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Joel Barlow, Anna
Huntington , Charles Ives, Mark
Edward (1879-1973), American photographer, who sought
an emotional, impressionistic rendering of his subjects
and strove to have photography recognized as a serious
was born in Luxembourg on March 27, 1879, and brought
to the United States as a child. He began working in
photography at 16, and went to Paris to study painting
New York City he joined (1905) the American photographer
Alfred Stieglitz in establishing a gallery that became
known as "291," where many important 20th-century painters
received their first American showings. The following
year Steichen returned to Paris, where he experimented
with painting, photography, and the crossbreeding of
Photographer World War II
1923 Steichen returned to New York City as chief photographer
for Vanity Fair and Vogue magazines. Among the famous people
he photographed for Vanity Fair are the American actor Greta
Garbo and the British actor Charlie Chaplin.
1938 Steichen retired to his West Redding, Connecticut,
farm. During World War II he directed a U.S. Navy combat photography
1947 Steichen was appointed director of photography for the
Museum of Modern Art in New York. He prepared The Family of
Man, a photographic exhibit (1955) that later toured the world
and in book form sold 3 million copies. His work is collected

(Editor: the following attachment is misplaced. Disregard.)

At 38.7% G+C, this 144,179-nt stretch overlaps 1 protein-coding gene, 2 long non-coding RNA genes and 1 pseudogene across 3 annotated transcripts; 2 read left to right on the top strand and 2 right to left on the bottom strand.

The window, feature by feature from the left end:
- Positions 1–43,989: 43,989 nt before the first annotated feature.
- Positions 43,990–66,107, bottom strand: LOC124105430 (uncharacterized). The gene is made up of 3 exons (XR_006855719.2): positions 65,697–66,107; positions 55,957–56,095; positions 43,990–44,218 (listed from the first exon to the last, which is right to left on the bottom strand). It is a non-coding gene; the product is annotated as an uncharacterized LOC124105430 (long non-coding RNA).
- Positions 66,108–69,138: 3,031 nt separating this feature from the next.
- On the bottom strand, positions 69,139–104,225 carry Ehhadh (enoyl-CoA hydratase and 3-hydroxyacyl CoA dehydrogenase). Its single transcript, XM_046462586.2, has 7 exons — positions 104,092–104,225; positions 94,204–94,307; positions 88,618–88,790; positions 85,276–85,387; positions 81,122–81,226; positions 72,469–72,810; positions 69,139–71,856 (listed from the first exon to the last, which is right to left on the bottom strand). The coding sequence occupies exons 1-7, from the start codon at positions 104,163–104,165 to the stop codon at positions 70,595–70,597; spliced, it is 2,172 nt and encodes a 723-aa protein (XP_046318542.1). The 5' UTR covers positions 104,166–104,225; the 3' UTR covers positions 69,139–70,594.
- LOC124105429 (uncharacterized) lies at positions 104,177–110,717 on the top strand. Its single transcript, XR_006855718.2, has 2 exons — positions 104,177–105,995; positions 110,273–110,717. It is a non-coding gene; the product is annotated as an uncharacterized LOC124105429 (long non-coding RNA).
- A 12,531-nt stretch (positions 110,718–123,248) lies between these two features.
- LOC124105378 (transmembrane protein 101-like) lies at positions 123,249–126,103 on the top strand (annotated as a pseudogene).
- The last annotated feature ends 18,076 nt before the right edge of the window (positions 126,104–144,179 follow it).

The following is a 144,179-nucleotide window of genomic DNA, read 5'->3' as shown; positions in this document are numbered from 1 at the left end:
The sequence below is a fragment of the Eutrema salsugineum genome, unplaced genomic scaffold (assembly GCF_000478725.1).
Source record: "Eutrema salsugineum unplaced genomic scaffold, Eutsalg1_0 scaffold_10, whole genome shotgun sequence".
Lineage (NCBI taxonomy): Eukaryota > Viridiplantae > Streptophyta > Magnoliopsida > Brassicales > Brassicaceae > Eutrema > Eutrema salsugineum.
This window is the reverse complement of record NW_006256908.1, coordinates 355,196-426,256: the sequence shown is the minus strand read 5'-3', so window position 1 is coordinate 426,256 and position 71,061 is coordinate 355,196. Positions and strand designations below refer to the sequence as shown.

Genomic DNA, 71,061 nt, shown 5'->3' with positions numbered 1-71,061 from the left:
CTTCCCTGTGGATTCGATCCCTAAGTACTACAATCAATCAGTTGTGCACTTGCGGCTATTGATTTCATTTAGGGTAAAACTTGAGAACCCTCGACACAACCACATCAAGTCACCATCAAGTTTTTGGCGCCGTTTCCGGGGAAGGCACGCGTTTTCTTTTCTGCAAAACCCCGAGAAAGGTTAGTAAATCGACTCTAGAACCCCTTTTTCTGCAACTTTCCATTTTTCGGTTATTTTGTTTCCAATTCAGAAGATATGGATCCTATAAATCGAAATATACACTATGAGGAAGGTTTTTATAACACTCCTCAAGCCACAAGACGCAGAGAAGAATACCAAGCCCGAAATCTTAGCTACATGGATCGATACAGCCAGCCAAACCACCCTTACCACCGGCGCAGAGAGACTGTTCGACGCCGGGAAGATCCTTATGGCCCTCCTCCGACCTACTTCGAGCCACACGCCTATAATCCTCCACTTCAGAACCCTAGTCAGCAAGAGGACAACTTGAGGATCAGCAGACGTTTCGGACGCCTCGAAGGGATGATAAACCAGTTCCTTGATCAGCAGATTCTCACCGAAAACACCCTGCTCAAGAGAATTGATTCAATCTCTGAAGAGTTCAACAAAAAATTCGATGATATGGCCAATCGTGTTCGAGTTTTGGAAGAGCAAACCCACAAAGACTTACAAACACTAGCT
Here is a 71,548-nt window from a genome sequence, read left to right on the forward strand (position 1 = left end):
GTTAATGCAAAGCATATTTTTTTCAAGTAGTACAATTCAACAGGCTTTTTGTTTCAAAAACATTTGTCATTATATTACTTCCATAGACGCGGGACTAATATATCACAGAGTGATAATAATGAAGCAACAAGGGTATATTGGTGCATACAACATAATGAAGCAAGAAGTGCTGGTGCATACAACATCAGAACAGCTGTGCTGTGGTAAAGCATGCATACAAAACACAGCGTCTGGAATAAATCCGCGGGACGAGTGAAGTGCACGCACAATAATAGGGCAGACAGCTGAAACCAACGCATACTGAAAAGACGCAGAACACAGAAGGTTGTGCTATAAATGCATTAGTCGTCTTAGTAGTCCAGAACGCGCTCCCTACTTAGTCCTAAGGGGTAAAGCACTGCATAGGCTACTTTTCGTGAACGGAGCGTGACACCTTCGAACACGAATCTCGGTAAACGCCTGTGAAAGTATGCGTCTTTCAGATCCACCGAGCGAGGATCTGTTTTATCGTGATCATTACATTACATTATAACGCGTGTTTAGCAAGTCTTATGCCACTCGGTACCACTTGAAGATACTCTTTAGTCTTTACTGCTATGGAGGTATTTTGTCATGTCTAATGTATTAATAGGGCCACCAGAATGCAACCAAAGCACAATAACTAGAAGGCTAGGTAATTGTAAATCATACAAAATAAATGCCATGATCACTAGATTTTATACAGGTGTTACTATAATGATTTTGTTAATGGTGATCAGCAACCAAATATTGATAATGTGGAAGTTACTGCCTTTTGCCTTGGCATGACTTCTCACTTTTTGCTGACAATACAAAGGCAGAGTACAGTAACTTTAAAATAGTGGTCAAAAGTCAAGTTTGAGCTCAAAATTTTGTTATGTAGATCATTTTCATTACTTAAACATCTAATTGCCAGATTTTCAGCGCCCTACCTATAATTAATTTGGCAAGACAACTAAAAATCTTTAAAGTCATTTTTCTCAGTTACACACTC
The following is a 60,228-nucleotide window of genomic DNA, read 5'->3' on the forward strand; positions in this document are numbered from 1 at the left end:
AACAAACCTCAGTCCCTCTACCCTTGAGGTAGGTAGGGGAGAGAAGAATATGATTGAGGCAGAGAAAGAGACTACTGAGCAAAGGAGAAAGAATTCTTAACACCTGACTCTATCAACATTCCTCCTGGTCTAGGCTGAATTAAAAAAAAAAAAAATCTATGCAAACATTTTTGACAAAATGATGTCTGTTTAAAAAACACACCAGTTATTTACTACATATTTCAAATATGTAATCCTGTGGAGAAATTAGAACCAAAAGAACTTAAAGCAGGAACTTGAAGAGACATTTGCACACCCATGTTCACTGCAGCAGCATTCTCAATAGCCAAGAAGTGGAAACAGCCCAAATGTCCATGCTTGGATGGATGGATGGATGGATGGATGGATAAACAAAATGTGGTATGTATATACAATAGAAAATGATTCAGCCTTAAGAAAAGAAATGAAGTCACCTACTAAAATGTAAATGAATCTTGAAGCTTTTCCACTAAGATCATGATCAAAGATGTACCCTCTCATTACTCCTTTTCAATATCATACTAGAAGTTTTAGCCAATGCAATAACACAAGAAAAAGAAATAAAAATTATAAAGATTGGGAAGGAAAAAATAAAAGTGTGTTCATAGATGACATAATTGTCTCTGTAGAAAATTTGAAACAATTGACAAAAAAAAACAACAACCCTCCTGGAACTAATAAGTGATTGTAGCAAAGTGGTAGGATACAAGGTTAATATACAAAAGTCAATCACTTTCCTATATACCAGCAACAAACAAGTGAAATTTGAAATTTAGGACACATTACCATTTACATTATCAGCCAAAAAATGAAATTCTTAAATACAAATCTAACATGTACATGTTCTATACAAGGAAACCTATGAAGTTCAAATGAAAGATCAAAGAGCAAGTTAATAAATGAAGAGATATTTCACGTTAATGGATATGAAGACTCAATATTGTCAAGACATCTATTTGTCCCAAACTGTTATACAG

in the Museum of Modern Art and Eastman House, Rochester,
New York. He died in West Redding on March 25, 1973.
examples of his work- Steichen
by Joel Smith, Edward Steichen
group of Redding citizens has provided the town with 270 acres
of open space, including the town's swimming area. The citizens,
calling themselves Redding Open Lands, Inc. (R.O.L.I.) initiated
the idea in 1970.
year before, Axel Bruzelius, who was an alternate on the Planning
Commission, became interested in a project in Lincoln, Massachusetts.
A whole farm in a suburb of Boston was purchased by local
citizens, The property was subdivided into several large acre
lots, which were sold, and which produced sufficient money
to pay back the purchase price. The excess land was given
to the town. Mr. Bruzelius decided Redding needed a similar
about this time Edward Steichen, the renowned photographer,
decided to sell all but 38 of the 421 acres he owned on Topstone
Road. Before Mr. Steichen put it on the open market he gave
the town the right of first refusal. A group of twelve citizens
decided to form an organization and attempt to accomplish
the same thing that had been done in Massachusetts.
began with the idea of building a park on Mr. Steichen's property.
Believing in R.O.L.I.'s idea, eleven more citizens joined
the group. James Jenkins was elected Presient of the first
meeting and William Karraker was elected chairman of the organization.
Their plan was to alter the size of the parcel so that the
land available for the town's purchase would be valued at
under a million dollars. They agreed that if R.O.L.I. bought
enough acreage, the remaining land's value would be brought
under a million dollars.
was able to negotiate a bank note for $350,000 dollars to
be secured only by the signatures of the 23 members of R.O.L.I.
This enabled R.O.L.I. to buy 117 of the 387 acres. The note
was signed on March 1, 1971.
town did indeed buy the other 270 acres, and it is now used
for open space and a natural park.
R.O.L.I. had to get its money back. They decided to sell their
acreage in plots. The smallest being 2.8 acres and the largest
being 10.6 acres. They sold all 15 plots and ended up with
a profit. These profits have been used to help the Conservation
Commission and the Land Trust.
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